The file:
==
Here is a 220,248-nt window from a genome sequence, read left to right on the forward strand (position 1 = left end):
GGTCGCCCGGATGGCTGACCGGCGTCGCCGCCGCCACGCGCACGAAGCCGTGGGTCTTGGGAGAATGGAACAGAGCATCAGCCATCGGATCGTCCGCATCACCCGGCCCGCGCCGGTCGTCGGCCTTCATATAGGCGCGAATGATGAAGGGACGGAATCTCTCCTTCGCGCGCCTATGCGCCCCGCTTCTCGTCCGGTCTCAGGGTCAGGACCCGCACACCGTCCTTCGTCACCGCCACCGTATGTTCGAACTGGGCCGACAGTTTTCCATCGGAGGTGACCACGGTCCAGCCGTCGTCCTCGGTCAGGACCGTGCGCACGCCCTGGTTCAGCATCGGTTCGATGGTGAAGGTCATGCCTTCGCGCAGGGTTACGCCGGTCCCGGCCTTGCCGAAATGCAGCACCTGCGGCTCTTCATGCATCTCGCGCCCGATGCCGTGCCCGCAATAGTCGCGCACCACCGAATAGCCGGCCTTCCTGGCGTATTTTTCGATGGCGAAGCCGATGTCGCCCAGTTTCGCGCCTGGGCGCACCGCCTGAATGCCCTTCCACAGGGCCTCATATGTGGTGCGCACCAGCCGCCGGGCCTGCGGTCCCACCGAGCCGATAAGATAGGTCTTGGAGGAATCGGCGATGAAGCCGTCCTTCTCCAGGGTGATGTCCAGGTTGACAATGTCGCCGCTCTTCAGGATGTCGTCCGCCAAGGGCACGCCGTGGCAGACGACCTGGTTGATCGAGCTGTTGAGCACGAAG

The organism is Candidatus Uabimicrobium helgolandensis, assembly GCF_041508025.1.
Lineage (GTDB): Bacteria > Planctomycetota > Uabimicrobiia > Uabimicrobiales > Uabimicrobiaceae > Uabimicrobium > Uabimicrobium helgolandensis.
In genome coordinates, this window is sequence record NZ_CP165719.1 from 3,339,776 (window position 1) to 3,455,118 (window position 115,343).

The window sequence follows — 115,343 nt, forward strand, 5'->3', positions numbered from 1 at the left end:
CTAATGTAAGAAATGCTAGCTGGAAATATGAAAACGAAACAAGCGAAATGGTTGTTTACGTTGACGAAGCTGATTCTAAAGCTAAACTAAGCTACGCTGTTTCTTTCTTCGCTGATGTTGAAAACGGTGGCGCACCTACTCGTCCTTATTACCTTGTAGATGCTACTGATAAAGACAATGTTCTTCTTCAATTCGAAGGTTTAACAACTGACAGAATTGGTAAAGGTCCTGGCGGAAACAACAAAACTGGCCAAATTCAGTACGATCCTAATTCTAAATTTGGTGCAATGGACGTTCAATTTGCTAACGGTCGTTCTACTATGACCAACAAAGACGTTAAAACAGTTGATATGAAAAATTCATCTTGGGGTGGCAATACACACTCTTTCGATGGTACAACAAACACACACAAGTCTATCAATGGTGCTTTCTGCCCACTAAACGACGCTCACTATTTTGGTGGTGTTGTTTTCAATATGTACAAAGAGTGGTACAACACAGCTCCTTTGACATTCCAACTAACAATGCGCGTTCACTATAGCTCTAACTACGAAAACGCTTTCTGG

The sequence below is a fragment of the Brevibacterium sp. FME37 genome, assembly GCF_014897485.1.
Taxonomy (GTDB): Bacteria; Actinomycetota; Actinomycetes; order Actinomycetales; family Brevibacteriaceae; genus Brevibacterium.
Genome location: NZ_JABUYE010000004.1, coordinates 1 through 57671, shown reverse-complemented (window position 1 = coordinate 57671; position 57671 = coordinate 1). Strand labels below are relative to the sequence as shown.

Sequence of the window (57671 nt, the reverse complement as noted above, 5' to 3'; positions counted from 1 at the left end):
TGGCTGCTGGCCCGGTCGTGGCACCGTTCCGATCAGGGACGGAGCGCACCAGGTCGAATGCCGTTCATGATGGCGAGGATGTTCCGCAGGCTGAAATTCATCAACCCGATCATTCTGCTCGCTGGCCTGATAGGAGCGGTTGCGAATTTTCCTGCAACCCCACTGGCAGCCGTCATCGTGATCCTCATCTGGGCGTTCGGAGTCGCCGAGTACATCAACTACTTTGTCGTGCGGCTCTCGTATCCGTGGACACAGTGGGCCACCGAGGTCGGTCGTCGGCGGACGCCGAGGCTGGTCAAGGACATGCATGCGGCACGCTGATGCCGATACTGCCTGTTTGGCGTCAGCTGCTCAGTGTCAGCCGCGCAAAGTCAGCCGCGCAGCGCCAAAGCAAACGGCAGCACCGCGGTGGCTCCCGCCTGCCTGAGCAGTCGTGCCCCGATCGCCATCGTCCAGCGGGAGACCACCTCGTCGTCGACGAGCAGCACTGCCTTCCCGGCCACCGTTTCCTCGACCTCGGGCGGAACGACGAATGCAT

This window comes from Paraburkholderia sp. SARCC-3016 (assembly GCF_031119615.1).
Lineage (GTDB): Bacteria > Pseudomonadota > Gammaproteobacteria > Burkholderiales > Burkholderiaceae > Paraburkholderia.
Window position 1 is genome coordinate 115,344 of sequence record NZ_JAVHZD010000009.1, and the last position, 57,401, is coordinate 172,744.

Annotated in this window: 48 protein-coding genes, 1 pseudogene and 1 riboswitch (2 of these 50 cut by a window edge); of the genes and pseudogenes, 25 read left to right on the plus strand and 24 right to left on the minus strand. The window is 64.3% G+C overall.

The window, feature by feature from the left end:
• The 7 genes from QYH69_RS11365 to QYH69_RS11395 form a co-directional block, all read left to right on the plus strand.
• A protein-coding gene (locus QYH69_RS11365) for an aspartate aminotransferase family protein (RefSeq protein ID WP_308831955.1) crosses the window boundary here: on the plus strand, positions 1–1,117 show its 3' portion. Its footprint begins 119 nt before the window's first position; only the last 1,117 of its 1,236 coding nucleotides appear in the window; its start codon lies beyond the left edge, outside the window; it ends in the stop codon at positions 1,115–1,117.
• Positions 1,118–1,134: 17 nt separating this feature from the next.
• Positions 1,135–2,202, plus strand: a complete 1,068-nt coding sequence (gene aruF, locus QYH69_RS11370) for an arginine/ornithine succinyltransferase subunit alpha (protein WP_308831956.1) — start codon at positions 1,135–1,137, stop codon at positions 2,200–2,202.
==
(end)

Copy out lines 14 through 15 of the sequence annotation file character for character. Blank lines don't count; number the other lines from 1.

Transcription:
Lineage (GTDB): Bacteria > Pseudomonadota > Gammaproteobacteria > Burkholderiales > Burkholderiaceae > Paraburkholderia.
Window position 1 is genome coordinate 115,344 of sequence record NZ_JAVHZD010000009.1, and the last position, 57,401, is coordinate 172,744.